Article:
Your perspectives on each of these will change over time. So will your finances. Evolve and adjust as you go.. Even if you discussed each before you got married, review them each year.
You don’t have all the same wants. You were individuals before coming into the relationship and you each had things you liked to do. Relationships evolve your tastes, but you still need the freedom to be you.
So, how do you spend on your wants while in a relationship? You do it the same way you did before. Here’s how it works:
- Agree on budgets for joint items (e.g. mortgage, food, utilities, gas, etc.)
- Don’t set budgets for discretionary items such as entertainment, clothing and fun money
- Instead, set a budget for each person to spend on what they want (e.g., Tom gets $200, Betty gets $200)
- Don’t ask each other where they spent their money — that’s their business
- If you go out together, go dutch!
Spend less time debating on what you spend your money on and more time agreeing on how much. You won’t change your partner’s wants. Instead, embrace them and help one another get the things you love. Be their advocate and let them be yours — just stay within your numbers.
In most relationships, one person manages the finances. It’s easy. You love doing it. It’s not that you don’t have confidence in your spouse. It’s just that you’re good at it and it reduces stress. It’s your contribution to the relationship and family. Unfortunately, this is not ideal.
What happens if the relationship doesn’t work out? What happens if one person passes unexpectedly? These are difficult scenarios to imagine but are very real. It’s critical that both of you can manage the family finances independently. Here are two ways you can move towards shared control over your money.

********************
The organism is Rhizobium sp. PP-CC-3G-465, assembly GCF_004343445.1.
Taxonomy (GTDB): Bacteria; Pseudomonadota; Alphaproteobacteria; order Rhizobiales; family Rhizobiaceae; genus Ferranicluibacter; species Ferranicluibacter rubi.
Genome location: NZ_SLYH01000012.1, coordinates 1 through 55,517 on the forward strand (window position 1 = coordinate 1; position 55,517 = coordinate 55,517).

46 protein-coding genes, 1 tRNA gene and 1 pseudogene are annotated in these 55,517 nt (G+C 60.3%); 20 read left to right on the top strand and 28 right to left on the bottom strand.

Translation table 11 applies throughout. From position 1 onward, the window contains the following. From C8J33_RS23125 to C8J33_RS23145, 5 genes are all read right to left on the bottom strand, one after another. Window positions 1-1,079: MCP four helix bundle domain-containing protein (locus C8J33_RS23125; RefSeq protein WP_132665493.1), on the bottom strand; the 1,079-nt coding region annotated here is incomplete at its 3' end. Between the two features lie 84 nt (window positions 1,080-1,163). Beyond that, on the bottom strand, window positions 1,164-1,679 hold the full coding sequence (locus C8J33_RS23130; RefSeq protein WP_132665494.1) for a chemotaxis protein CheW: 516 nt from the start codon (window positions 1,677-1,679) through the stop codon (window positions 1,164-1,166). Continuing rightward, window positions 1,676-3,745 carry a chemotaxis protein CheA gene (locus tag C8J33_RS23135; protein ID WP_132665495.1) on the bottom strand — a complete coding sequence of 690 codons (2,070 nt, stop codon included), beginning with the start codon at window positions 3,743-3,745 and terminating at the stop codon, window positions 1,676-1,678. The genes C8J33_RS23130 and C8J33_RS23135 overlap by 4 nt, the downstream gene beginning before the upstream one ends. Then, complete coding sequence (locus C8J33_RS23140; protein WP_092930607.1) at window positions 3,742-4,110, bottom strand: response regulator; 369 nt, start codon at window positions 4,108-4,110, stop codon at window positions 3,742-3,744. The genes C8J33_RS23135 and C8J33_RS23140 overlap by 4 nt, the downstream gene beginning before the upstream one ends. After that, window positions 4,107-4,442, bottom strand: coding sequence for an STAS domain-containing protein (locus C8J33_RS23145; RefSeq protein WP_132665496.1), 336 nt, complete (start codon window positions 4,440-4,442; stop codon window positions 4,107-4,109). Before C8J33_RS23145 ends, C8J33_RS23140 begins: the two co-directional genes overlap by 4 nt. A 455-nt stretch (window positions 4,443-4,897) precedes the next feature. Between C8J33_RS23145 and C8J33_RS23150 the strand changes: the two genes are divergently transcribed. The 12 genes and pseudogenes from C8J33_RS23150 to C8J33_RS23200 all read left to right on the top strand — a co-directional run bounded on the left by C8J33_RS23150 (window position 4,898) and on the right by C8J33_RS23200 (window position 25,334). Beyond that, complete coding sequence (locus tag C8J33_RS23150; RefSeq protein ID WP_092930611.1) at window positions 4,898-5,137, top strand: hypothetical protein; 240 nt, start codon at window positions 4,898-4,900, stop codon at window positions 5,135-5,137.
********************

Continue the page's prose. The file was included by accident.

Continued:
The CEO/CFO Switch
Each person should take one of the following roles for 6 months, CFO and CEO. The CFO manages the finances. They control the checking/savings accounts, pay bills and set the budget each month. The CEO makes final decisions and plans the path forward. They make the final call on the budget. They plan the vacation and come up with options for all key purchases. They review insurance, estate documents (e.g.your will) and your credit report. Then, switch roles after 6 months. Now you’re working together.
Every year, take a few days to evaluate last year and discuss financial goals for the upcoming year. Set targets for debt, savings, income and expenses. Discuss key purchases or major upcoming expenses (e.g., daycare, vacations, house, car, changing jobs). Make this fun. Have a glass of wine or take a short trip. Come prepared. If you have a financial coach, get their input. Write down what you’ve agreed upon on one page. Post it somewhere both of you can see. Again, you’re working together.
Money roles in relationships will never be fully equal. Still, it’s important to equip each other with the skills to manage the family finances. If you generally lead, be patient while teaching your spouse. If this is a new skill for you, take it seriously and put effort into improving. Ultimately, shared control will ensure that no outside party will control your money.
You and your spouse can get aligned on money. You can avoid the conflict. It’s not about “she’s a spender”, “he’s cheap,” “she had a lot of debt,” or “he shouldn’t have bought that.” It’s definitely not about who makes more. Instead, it’s about the key behavior that leads to millions of successful relationships: communication. And, when you communicate, make sure to focus on the three key ingredients — collective goals, individual freedom and shared control.